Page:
Communications Technology

Connectivity is a key feature of modern embedded products. There’s a wide range of communications modes that can be used, but which is the best for your design? Should you use a wireless technology such as Wi-Fi or Bluetooth and, if so, which one should that be? Or would wired communication, such as Ethernet, be the best way forward?

In this section, New Electronics reviews the latest communications technologies and brings visitors to the website information on how these technologies are being applied.

Product differentiation

The Mobile World Congress usually represents a forum for all of the major technology companies to display their latest offerings to the world of mobile communications. However, having visited the various stands at this year's congress – which took place in Barcelona during March 2015 –one was struck by the fact that the smartphones produced by each of the manufacturers seems increasingly to be converging towards the same design, form factor and features.

Simplifying design while increasing bandwidth

In modern communications systems, the more bandwidth that is available, the more information that can be transmitted. As bandwidth requirements increase, the need for faster and higher linearity A/D converters and amplifiers also increases.

How plateauing clock speeds and increased data rates are changing test and measurement

A large misconception is that test data is purely pass/fail, but in reality this could not be further from the truth. The approach of traditional, fixed-functionality instruments is to send only the results back to the host PC of a test system. This results in much of the signal processing being hidden from the user within the box of the instrumentation. The speed of this signal processing is determined by the speed of the processor on board the instrument.

Verification of RF performance using simple tools and test setups

Buzzwords like Industry 4.0, the IoT, Mobile Computing, and Cloud Computing can be found in many headlines in magazines. The common theme throughout is the development and rapid expansion of modern communication technologies rooted in RF communication. Wireless connectivity is everywhere you look: in the warehouse, the office, the car, at home, at sporting events, and in medical technology.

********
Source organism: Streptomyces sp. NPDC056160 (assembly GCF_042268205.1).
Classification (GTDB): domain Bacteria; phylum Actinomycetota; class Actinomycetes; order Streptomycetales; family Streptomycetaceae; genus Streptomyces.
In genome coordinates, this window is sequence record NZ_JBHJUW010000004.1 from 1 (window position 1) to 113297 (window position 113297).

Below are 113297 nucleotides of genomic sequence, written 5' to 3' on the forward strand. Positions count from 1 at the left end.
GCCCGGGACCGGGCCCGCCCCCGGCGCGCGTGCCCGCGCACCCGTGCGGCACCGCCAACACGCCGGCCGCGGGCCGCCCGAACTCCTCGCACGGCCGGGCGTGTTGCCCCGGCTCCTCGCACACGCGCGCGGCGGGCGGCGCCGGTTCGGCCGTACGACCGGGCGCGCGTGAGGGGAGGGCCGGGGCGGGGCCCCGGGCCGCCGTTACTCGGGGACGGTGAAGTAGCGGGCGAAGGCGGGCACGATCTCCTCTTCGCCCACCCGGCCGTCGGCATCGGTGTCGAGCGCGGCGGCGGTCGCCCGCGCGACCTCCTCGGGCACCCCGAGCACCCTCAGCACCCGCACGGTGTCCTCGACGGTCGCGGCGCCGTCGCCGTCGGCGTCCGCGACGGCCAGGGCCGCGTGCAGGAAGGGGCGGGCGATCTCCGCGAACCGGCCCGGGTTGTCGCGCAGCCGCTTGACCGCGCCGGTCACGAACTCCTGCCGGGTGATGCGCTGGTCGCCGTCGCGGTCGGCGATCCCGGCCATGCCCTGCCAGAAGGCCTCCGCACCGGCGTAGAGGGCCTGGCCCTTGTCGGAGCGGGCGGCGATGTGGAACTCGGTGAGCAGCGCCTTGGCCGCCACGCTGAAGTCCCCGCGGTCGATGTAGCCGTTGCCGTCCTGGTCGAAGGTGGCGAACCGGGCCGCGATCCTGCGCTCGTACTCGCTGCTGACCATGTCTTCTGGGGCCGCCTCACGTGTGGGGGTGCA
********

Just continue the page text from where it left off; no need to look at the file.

The benefits of exploiting M2M connectivity?

Over the years, a number of different methods have been used for establishing remote connections between industrial systems and sensors, including fixed connections, low power radio links, Bluetooth and Wi-Fi. But most are only feasible over relatively short distances or where existing connections, such as a telephone line, fibre optic cable, or dedicated point to point link, are already installed. A new technology using 'white space' spectrum has also been proposed, but this would involve commissioning a whole new network.

High speed rail services pose wireless connectivity problems

Railway operators around the world are embracing wireless technology to help improve levels of security, raise levels of reliability, boost operating efficiency and enhance the consumer experience, whether that's by providing on board Wi-Fi access, better passenger information services or location based travel announcements.

Flexibility for the future

Operating a data centre requires a range of conflicting requirements to be balanced. At the top of the list is the ability to deliver extreme computational performance, but other factors include flexibility, the efficient use of power and keeping costs as low as possible.

Managing cell edge issues

Heterogeneous networks (HetNets) are now being deployed along with Self-Organising Networks (SON) to address the need for increased network capacity. A HetNet comprises a combination of macrocells or eNodeBs with small cells (microcells, picocells and femtocells) relay eNodeBs and remote radio heads (RRH).

Pushing towards the limits